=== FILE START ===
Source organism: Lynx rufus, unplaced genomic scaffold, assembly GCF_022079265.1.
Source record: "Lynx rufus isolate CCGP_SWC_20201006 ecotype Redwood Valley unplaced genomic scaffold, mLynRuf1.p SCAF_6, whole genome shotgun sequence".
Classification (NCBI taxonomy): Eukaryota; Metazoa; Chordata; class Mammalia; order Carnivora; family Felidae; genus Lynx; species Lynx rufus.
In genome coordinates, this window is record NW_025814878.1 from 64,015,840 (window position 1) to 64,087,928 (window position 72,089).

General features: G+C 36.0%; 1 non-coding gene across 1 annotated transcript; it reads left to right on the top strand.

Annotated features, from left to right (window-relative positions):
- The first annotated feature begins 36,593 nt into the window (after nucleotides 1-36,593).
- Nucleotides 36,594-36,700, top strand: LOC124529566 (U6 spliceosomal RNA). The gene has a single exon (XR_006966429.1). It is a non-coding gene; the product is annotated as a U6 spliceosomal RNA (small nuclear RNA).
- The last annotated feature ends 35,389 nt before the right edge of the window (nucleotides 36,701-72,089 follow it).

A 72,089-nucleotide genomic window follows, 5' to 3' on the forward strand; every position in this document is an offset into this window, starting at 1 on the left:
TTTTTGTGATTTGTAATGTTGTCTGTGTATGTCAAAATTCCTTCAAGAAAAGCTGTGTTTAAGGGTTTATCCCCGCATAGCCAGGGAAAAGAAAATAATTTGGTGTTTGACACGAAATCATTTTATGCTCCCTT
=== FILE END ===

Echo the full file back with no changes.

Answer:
Source organism: Lynx rufus, unplaced genomic scaffold, assembly GCF_022079265.1.
Source record: "Lynx rufus isolate CCGP_SWC_20201006 ecotype Redwood Valley unplaced genomic scaffold, mLynRuf1.p SCAF_6, whole genome shotgun sequence".
Classification (NCBI taxonomy): Eukaryota; Metazoa; Chordata; class Mammalia; order Carnivora; family Felidae; genus Lynx; species Lynx rufus.
In genome coordinates, this window is record NW_025814878.1 from 64,015,840 (window position 1) to 64,087,928 (window position 72,089).

General features: G+C 36.0%; 1 non-coding gene across 1 annotated transcript; it reads left to right on the top strand.

Annotated features, from left to right (window-relative positions):
- The first annotated feature begins 36,593 nt into the window (after nucleotides 1-36,593).
- Nucleotides 36,594-36,700, top strand: LOC124529566 (U6 spliceosomal RNA). The gene has a single exon (XR_006966429.1). It is a non-coding gene; the product is annotated as a U6 spliceosomal RNA (small nuclear RNA).
- The last annotated feature ends 35,389 nt before the right edge of the window (nucleotides 36,701-72,089 follow it).

A 72,089-nucleotide genomic window follows, 5' to 3' on the forward strand; every position in this document is an offset into this window, starting at 1 on the left:
TTTTTGTGATTTGTAATGTTGTCTGTGTATGTCAAAATTCCTTCAAGAAAAGCTGTGTTTAAGGGTTTATCCCCGCATAGCCAGGGAAAAGAAAATAATTTGGTGTTTGACACGAAATCATTTTATGCTCCCTT